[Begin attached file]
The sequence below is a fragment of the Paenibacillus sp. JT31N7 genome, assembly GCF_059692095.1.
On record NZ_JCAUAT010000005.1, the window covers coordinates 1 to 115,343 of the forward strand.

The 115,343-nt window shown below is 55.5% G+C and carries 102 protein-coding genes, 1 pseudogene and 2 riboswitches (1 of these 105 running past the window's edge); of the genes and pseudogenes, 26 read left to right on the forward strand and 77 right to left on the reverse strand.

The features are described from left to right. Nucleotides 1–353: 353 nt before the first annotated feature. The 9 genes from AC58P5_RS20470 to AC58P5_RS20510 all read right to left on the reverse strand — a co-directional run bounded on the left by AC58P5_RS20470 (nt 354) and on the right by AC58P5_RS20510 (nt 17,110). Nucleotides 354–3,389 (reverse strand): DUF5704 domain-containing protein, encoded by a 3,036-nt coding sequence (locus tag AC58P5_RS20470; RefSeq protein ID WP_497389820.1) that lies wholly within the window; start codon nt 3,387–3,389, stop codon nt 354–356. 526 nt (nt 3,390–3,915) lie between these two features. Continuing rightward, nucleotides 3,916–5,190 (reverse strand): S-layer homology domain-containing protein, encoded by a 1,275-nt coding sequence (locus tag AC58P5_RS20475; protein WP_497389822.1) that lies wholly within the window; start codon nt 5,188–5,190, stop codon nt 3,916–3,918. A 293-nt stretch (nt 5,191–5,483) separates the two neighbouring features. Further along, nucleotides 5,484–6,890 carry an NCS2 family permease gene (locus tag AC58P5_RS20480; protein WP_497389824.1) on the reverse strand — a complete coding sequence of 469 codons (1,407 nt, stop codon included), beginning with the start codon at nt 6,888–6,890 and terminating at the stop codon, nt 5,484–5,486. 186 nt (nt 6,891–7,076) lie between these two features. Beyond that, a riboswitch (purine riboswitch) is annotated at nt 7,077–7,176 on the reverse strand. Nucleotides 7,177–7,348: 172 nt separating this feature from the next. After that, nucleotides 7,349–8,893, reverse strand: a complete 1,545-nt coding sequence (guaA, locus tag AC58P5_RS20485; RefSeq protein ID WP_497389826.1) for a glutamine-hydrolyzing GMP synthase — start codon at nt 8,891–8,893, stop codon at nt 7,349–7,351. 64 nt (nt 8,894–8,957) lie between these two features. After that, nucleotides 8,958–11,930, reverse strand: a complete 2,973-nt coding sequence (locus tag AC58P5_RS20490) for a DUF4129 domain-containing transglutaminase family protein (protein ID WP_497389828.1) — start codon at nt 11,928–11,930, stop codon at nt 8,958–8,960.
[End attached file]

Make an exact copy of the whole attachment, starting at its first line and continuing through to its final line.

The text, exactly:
The sequence below is a fragment of the Paenibacillus sp. JT31N7 genome, assembly GCF_059692095.1.
On record NZ_JCAUAT010000005.1, the window covers coordinates 1 to 115,343 of the forward strand.

The 115,343-nt window shown below is 55.5% G+C and carries 102 protein-coding genes, 1 pseudogene and 2 riboswitches (1 of these 105 running past the window's edge); of the genes and pseudogenes, 26 read left to right on the forward strand and 77 right to left on the reverse strand.

The features are described from left to right. Nucleotides 1–353: 353 nt before the first annotated feature. The 9 genes from AC58P5_RS20470 to AC58P5_RS20510 all read right to left on the reverse strand — a co-directional run bounded on the left by AC58P5_RS20470 (nt 354) and on the right by AC58P5_RS20510 (nt 17,110). Nucleotides 354–3,389 (reverse strand): DUF5704 domain-containing protein, encoded by a 3,036-nt coding sequence (locus tag AC58P5_RS20470; RefSeq protein ID WP_497389820.1) that lies wholly within the window; start codon nt 3,387–3,389, stop codon nt 354–356. 526 nt (nt 3,390–3,915) lie between these two features. Continuing rightward, nucleotides 3,916–5,190 (reverse strand): S-layer homology domain-containing protein, encoded by a 1,275-nt coding sequence (locus tag AC58P5_RS20475; protein WP_497389822.1) that lies wholly within the window; start codon nt 5,188–5,190, stop codon nt 3,916–3,918. A 293-nt stretch (nt 5,191–5,483) separates the two neighbouring features. Further along, nucleotides 5,484–6,890 carry an NCS2 family permease gene (locus tag AC58P5_RS20480; protein WP_497389824.1) on the reverse strand — a complete coding sequence of 469 codons (1,407 nt, stop codon included), beginning with the start codon at nt 6,888–6,890 and terminating at the stop codon, nt 5,484–5,486. 186 nt (nt 6,891–7,076) lie between these two features. Beyond that, a riboswitch (purine riboswitch) is annotated at nt 7,077–7,176 on the reverse strand. Nucleotides 7,177–7,348: 172 nt separating this feature from the next. After that, nucleotides 7,349–8,893, reverse strand: a complete 1,545-nt coding sequence (guaA, locus tag AC58P5_RS20485; RefSeq protein ID WP_497389826.1) for a glutamine-hydrolyzing GMP synthase — start codon at nt 8,891–8,893, stop codon at nt 7,349–7,351. 64 nt (nt 8,894–8,957) lie between these two features. After that, nucleotides 8,958–11,930, reverse strand: a complete 2,973-nt coding sequence (locus tag AC58P5_RS20490) for a DUF4129 domain-containing transglutaminase family protein (protein ID WP_497389828.1) — start codon at nt 11,928–11,930, stop codon at nt 8,958–8,960.